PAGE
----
Game of Thrones filmed a secret episode you may never see
Fans of Game of Thrones or the series of books on which it’s based are always in danger of becoming an obsessive lot, reading and re-reading thousands of pages of material, watching and re-watching dozens of episodes—if only to get better at memorizing everybody’s name in the series’ gigantic cast.
But there’s one episode of the series that even the show’s biggest fans will likely never get to see—a secret episode which was recently discussed by actor Kit Harington, that know-nothing Jon Snow.
Speaking in an interview with The Guardian, Harington revealed that prior to the launch of the series in 2011, creators D.B. Weiss and David Benioff commissioned a pilot for the series in 2008, which still exists, though he believes no one will ever see it.
If you recall, the first episodes for Game of Thrones were rather remarkable for the confidence with which they began building Thrones‘ immense and daunting world, with the first episode, “Winter Is Coming”, being a basically perfect adaptation of the first book’s first hundred or so pages.
There’s a good reason that episode came off so polished and self-assured—the episode that launched the series into the popular consciousness wasn’t the first time the crew had tried to put the show together. Their first iteration of the show was promptly scrapped following the realization that they had done a subpar job in their first attempt at bringing the world of Westeros to life, with the roles around Harington being largely recast.
“They made a lot of mistakes,” Harington said freely. “It didn’t look right, didn’t feel right, had nothing different about it.”
Actress Sophie Turner, who played Sansa in the first pilot as well, similarly describes the episode as a top-to-bottom failure. “We had to re-shoot basically all of it because it was really bad,” she told The Telegraph in 2014. “HBO almost said ‘no.'”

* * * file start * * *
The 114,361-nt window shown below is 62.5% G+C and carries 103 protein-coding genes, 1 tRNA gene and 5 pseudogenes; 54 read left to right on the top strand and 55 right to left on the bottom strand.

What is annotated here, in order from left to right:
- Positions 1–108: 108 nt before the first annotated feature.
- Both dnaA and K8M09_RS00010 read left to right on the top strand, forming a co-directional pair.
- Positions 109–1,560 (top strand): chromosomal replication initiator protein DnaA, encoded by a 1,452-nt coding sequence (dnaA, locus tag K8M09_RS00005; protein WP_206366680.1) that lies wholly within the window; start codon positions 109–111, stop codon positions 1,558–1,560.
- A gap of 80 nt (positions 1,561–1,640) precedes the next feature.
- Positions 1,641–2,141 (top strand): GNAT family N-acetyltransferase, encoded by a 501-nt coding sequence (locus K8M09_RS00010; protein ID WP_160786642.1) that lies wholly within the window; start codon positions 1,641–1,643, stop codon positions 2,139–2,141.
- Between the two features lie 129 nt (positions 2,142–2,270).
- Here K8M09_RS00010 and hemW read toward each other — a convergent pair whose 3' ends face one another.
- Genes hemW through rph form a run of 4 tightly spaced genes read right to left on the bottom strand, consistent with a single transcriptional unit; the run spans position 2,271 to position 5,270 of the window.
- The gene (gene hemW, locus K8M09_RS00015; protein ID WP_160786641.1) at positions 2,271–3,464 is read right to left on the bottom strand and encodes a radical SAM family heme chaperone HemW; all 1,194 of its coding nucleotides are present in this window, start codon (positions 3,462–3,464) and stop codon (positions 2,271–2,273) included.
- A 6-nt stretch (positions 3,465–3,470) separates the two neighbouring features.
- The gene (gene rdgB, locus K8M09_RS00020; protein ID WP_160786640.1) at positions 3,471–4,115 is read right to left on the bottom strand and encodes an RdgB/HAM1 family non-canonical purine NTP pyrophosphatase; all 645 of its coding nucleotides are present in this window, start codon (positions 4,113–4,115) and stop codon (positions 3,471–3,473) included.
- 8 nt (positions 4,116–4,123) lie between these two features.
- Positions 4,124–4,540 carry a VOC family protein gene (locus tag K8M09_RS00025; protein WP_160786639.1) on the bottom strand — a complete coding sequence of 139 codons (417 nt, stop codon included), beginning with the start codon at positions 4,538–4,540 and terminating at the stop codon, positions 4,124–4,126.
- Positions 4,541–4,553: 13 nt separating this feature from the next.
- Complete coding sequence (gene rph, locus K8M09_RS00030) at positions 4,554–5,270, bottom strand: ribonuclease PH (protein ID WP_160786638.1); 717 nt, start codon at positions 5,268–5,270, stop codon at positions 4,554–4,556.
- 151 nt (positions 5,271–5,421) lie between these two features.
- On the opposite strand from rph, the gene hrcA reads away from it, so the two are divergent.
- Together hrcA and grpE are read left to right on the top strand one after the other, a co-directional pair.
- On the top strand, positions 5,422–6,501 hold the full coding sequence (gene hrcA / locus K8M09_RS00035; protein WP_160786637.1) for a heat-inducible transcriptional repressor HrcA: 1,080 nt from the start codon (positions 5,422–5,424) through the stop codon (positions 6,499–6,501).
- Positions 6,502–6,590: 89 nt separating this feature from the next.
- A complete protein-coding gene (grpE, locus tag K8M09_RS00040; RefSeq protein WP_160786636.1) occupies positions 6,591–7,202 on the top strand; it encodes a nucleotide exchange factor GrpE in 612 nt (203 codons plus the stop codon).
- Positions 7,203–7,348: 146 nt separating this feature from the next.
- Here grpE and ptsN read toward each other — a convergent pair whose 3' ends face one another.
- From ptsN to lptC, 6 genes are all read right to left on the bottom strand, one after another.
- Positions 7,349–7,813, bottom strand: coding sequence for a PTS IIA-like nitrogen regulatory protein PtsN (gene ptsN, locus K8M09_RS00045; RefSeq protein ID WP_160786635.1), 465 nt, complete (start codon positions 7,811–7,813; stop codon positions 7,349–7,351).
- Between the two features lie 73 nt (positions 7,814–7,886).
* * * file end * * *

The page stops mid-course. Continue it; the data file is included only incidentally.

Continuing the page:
From the tone of Harington and Turner’s comments, it sounds like this lost first episode of the show was much more ramshackle on the production end, off in tone while still being substantially similar in story. His 2008 Jon Snow was clean-shaven, with his long locks being a simple wig.
When the team reassembled for a second try at the show, they leaned more heavily into the adult content of the series, making it dirtier, sexier, bloodier, and more tangibly real. Suddenly, a story that came off as hokey on the first try became arresting to watch on screen.
None of this was instantly alarming to Harington, who had the good fortune of landing Jon Snow as his first onscreen role.
“We didn’t know if it was going to go, and we didn’t know if it was going to be any good,” Harington said. “But it was HBO, and it was American TV, so it felt like a huge deal.”
Harington went on to add that not even he has actually seen the lost pilot, and that it is unlikely anybody ever will—but it does exist. He knows this because Weiss and Benioff have used it before as blackmail material, sending him unflattering screenshots from the episode, threatening the release of the amateurish first work to keep him in line.
“They say, if I ever piss them off too much, they’ll release it on YouTube,” Harington said. “Every now and then, they send me a screengrab, just as a threat.”
With every new episode of Game of Thrones, it feels more and more like a miracle that the show exists on the scale it does at all, with a massive investment having gone into make this fantastical world feel very believable and real. The idea that there exists an episode of the show from the same creative team that misses the mark is a tantalizing notion. Hopefully sometime in the future, perhaps when the series is finally over, we’ll get a chance to see what a cornier, less-accomplished adaptation of the fantasy sensation would’ve looked like.